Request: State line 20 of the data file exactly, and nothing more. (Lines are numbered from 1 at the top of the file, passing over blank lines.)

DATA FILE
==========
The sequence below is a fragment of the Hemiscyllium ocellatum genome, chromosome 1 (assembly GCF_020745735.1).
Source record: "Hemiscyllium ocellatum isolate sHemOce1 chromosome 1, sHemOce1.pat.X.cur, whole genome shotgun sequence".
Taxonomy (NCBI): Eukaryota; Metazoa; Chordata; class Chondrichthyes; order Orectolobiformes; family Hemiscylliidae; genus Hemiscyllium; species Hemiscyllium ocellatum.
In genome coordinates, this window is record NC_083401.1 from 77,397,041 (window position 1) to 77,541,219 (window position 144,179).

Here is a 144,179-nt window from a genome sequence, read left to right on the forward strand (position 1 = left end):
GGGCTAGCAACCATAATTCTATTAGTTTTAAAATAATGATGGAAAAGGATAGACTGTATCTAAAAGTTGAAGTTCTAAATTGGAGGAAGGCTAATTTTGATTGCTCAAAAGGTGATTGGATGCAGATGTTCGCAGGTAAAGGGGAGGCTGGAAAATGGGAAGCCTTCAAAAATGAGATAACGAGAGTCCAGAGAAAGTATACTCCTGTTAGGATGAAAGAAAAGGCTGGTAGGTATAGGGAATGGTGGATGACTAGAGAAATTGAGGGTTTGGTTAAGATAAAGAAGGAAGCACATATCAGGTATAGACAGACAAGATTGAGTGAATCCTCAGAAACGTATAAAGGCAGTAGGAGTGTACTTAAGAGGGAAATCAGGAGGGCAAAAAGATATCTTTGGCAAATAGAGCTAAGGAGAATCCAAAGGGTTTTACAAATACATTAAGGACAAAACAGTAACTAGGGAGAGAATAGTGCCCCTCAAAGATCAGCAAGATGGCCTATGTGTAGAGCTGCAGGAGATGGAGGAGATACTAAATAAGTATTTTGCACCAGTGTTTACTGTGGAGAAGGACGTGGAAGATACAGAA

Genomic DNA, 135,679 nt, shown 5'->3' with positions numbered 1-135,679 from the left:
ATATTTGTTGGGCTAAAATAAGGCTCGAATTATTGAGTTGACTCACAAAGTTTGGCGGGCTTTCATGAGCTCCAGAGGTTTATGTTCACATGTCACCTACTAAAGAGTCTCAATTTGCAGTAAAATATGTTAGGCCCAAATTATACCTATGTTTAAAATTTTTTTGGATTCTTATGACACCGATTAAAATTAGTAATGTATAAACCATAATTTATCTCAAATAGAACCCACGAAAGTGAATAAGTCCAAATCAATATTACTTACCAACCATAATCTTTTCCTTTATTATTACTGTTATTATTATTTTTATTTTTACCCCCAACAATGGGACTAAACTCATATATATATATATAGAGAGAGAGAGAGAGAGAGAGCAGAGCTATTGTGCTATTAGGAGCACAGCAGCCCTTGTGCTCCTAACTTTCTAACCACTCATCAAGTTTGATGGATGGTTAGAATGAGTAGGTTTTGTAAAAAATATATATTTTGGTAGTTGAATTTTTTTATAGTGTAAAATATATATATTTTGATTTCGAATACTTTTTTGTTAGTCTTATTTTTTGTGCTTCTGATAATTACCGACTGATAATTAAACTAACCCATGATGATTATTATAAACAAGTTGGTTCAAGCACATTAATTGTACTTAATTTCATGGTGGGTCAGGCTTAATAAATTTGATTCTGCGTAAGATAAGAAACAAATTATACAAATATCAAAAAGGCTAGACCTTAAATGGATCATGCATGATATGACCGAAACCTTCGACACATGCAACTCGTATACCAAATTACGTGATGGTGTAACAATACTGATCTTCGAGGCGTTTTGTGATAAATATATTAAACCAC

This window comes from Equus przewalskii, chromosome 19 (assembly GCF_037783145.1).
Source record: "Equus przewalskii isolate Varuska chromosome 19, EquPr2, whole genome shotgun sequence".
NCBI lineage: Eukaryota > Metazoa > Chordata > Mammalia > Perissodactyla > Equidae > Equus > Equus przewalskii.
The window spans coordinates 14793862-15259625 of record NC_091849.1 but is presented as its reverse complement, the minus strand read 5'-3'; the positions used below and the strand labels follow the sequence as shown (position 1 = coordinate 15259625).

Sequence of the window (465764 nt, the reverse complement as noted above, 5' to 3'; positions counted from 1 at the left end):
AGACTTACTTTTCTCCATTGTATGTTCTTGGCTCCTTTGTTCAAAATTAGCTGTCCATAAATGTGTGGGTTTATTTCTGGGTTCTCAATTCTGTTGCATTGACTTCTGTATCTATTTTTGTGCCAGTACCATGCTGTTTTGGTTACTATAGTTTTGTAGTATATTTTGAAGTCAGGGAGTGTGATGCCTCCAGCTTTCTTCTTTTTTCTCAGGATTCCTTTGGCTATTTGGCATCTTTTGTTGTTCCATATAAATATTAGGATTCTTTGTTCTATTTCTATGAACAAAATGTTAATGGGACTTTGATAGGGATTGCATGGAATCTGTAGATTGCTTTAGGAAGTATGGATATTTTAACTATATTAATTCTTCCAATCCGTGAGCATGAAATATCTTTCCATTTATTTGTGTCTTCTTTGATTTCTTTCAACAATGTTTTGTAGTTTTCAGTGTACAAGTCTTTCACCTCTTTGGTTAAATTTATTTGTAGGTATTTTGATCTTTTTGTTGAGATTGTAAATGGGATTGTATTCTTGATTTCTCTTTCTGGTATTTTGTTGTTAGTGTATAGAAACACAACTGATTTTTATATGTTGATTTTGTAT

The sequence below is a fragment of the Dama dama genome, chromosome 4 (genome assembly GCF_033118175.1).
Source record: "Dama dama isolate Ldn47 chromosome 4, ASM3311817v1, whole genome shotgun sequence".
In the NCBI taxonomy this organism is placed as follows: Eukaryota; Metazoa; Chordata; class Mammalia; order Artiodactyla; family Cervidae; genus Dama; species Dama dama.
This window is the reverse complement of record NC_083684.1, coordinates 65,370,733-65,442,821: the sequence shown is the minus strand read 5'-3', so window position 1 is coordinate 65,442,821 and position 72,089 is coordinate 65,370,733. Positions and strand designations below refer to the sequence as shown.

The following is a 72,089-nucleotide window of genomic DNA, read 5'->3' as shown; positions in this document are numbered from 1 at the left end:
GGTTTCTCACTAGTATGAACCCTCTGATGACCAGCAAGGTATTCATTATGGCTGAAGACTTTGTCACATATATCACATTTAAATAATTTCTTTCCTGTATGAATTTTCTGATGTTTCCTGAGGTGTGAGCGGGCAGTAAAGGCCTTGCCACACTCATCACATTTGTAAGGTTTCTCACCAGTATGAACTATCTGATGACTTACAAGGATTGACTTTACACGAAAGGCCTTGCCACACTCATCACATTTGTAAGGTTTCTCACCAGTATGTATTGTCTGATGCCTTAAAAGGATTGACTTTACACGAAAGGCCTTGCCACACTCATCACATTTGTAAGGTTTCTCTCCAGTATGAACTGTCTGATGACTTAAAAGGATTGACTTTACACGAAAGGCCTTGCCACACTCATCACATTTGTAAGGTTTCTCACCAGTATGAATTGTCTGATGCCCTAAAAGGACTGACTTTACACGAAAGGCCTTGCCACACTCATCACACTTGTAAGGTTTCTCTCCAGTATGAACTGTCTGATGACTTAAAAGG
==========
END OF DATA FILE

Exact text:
GGTTTCTCACTAGTATGAACCCTCTGATGACCAGCAAGGTATTCATTATGGCTGAAGACTTTGTCACATATATCACATTTAAATAATTTCTTTCCTGTATGAATTTTCTGATGTTTCCTGAGGTGTGAGCGGGCAGTAAAGGCCTTGCCACACTCATCACATTTGTAAGGTTTCTCACCAGTATGAACTATCTGATGACTTACAAGGATTGACTTTACACGAAAGGCCTTGCCACACTCATCACATTTGTAAGGTTTCTCACCAGTATGTATTGTCTGATGCCTTAAAAGGATTGACTTTACACGAAAGGCCTTGCCACACTCATCACATTTGTAAGGTTTCTCTCCAGTATGAACTGTCTGATGACTTAAAAGGATTGACTTTACACGAAAGGCCTTGCCACACTCATCACATTTGTAAGGTTTCTCACCAGTATGAATTGTCTGATGCCCTAAAAGGACTGACTTTACACGAAAGGCCTTGCCACACTCATCACACTTGTAAGGTTTCTCTCCAGTATGAACTGTCTGATGACTTAAAAGG